BUSINESS END James Glossman brings Raymond Chandler’s Philip Marlowe to the stage.
Dead guys, mysterious dames, mobsters, dirty cops, and a handsome array of handguns are all in a night's work for Philip Marlowe, novelist Raymond Chandler's quintessential LA private eye. Immortalized in the classic noir films The Big Sleep and The Long Goodbye, Marlowe now appears on stage in new adaptations, by James Glossman, of Chandler's short stories "Red Wind" and "Trouble is My Business." Glossman also directs this world premiere, Trouble is My Business, in a visually enticing ensemble production at Portland Stage Company.
Gritty circumstances take Marlowe (David Mason, recently of PSC's Last Gas) among several echelons of pre-war Los Angeles society, encountering tycoons with excellent Scotch as well as two-bit speedy stooges staking him out. These disparate characters are played in ensemble style by five nimble actors — Ron Botting, Daniel Noel, Paul Murphy, Leigh Poulos, and Dustin Tucker — in two intricately narrated plots involve a man gunned down in Marlowe's bar and the woman he was looking for, and later a clever heiress Marlowe is hired to smear. And on stage throughout it all, to provide Marlowe with liquid solace and us with a soundtrack, is a bartender/piano player (Anthony Blaha), who pours shots, tickles the ivories, and occasionally gets in an aside or two.
Mason's private eye feels perhaps a little under-boiled, but he does well conveying Marlowe's wryness and clarity of vision. Poulos is sharply costumed and stylized, in her sequence of fashionably affected women, and the other four actors are entertainingly versatile in the range of vibrant cop and mobster types.
The plots' details become a little labyrinthine; the greater attraction here is this era of LA as a landscape and a mood. The city's lights and darknesses, heights and lows are lovingly, ravishingly rendered by PSC's crew: Multimedia designer Jeff Knapp projects gorgeous black and white photographs — the skyline at night, Grauman's Chinese Theatre, the mission-white Zephyr Club — against the back wall. Anita Stewart's sets evoke both bare-bones grit and plush Art Deco luxury. Huge window blinds sometimes splinter Bryon Winn's moody lighting. Between all that and piano player Blaha's languid original tunes, PSC delivers a gorgeous evocation of the genre, a nod to the idea that noir itself is to some extent less a story than it is a portrait of a time, place, and ethos.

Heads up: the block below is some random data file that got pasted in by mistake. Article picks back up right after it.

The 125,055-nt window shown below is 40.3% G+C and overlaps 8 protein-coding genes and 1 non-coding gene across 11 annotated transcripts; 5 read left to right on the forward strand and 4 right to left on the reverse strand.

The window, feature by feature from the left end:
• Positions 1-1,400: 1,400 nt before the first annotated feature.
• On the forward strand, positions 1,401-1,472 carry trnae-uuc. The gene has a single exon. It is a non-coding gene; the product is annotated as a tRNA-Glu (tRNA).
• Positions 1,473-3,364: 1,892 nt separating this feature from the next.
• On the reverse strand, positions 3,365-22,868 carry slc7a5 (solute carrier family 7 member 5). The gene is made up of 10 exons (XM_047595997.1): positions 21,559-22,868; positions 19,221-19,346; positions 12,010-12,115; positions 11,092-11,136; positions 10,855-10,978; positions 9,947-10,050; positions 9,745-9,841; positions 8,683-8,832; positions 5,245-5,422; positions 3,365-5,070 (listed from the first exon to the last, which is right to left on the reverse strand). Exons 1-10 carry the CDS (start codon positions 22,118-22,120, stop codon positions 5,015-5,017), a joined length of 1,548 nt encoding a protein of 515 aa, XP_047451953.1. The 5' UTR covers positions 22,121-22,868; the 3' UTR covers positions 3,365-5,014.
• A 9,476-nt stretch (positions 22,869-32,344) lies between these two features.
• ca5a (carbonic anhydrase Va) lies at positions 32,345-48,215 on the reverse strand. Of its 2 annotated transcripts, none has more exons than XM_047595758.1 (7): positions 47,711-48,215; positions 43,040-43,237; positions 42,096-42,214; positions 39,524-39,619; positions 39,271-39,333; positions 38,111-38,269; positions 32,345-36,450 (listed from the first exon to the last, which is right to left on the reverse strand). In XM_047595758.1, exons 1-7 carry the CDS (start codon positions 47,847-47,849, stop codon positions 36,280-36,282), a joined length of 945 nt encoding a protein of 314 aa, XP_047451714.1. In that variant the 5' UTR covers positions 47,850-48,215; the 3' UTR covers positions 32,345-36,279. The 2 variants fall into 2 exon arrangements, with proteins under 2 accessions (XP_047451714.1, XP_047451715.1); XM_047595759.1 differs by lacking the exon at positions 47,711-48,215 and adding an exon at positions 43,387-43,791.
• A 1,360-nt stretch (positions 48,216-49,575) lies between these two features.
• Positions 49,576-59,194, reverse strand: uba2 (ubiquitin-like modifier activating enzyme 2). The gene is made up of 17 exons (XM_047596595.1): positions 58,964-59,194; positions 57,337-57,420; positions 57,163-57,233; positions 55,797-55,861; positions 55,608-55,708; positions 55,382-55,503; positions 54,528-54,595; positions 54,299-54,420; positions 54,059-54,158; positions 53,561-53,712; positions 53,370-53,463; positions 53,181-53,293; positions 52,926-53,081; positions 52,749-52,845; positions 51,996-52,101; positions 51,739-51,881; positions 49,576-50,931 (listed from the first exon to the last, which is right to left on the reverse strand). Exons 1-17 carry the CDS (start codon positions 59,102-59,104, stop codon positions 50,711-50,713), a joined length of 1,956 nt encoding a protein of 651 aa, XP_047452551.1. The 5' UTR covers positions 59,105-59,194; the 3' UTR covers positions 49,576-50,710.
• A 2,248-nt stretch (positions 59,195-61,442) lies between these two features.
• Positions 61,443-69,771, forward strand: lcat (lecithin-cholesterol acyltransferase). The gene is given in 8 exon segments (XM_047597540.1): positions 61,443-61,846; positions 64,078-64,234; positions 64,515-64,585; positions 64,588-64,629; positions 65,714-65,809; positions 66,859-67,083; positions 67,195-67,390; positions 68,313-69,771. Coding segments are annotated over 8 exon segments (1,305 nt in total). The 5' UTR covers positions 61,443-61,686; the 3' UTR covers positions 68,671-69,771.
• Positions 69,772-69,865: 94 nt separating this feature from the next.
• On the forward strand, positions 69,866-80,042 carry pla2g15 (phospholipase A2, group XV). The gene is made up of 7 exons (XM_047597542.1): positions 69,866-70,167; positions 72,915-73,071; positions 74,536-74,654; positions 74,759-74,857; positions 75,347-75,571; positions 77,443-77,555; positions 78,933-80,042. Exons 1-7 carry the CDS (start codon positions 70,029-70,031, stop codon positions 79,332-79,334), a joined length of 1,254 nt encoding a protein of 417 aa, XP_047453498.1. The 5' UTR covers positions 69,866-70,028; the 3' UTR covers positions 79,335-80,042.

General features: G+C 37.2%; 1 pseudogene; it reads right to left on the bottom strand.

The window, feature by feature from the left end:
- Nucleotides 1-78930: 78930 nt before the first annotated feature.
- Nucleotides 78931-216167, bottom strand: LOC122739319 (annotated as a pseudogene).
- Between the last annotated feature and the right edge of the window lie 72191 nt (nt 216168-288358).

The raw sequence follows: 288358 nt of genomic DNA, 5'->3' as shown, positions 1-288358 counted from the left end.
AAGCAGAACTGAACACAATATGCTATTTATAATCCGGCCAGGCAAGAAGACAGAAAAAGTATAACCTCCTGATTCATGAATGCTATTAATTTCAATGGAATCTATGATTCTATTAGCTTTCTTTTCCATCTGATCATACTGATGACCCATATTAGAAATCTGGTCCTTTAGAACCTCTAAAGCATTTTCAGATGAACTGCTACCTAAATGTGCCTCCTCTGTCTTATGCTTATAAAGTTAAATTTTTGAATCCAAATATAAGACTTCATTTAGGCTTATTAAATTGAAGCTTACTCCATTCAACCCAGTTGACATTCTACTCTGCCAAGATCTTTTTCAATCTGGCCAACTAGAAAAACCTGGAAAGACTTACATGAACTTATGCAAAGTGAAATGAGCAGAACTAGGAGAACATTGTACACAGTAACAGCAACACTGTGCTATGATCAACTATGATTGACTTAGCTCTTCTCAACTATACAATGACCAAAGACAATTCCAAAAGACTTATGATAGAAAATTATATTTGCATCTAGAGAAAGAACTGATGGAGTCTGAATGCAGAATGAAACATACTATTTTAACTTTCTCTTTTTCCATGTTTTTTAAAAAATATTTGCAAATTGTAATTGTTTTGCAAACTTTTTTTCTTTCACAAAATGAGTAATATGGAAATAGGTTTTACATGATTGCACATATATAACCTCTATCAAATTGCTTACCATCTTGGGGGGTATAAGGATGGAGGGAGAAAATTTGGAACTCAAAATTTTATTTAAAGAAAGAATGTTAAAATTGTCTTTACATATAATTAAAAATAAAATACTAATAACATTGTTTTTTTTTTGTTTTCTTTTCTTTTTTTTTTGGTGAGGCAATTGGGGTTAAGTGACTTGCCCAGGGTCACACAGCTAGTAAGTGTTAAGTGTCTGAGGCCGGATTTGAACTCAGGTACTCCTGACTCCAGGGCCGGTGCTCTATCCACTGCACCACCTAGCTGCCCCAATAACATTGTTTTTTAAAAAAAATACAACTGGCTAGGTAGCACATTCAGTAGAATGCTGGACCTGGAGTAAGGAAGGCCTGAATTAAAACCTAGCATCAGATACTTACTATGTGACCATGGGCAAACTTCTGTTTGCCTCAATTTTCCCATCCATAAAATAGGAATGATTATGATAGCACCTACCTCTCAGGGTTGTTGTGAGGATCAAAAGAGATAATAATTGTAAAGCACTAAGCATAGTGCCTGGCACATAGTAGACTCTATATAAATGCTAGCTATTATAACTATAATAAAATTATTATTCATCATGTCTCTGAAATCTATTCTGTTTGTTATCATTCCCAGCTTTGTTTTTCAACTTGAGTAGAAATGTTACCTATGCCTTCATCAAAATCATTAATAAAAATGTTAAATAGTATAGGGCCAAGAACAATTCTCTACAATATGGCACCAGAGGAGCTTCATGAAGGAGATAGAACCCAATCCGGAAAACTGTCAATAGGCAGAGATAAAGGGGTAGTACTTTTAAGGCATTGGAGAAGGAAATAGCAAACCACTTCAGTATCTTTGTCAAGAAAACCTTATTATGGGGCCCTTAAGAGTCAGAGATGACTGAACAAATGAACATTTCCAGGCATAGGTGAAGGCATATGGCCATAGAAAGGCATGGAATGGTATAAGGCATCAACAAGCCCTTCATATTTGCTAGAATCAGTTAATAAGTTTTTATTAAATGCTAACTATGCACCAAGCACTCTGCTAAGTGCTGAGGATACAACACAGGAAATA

That said, there is a lot of story at play here, with exposition that at times becomes exhausting, and on stage the noir mood often turns tongue-in-cheek, self-reflexive, even campy — at one point a matronly agency head is even played in by Murphy in drag. Gags like these are a little mystifying, but are perhaps the production's implicit acknowledgment that the genre can't translate closely on stage: Consider that in either a novel or a film, we can alternate between, in effect, close shots and long shots, between the hero's craggy face and internal monologue, and his dark larger world — a juxtaposition that's central to noir themes. On stage, this becomes a much more verbal than visceral experience. Ultimately, Trouble is My Business functions as a homage to the detective genre, rather than the beast itself.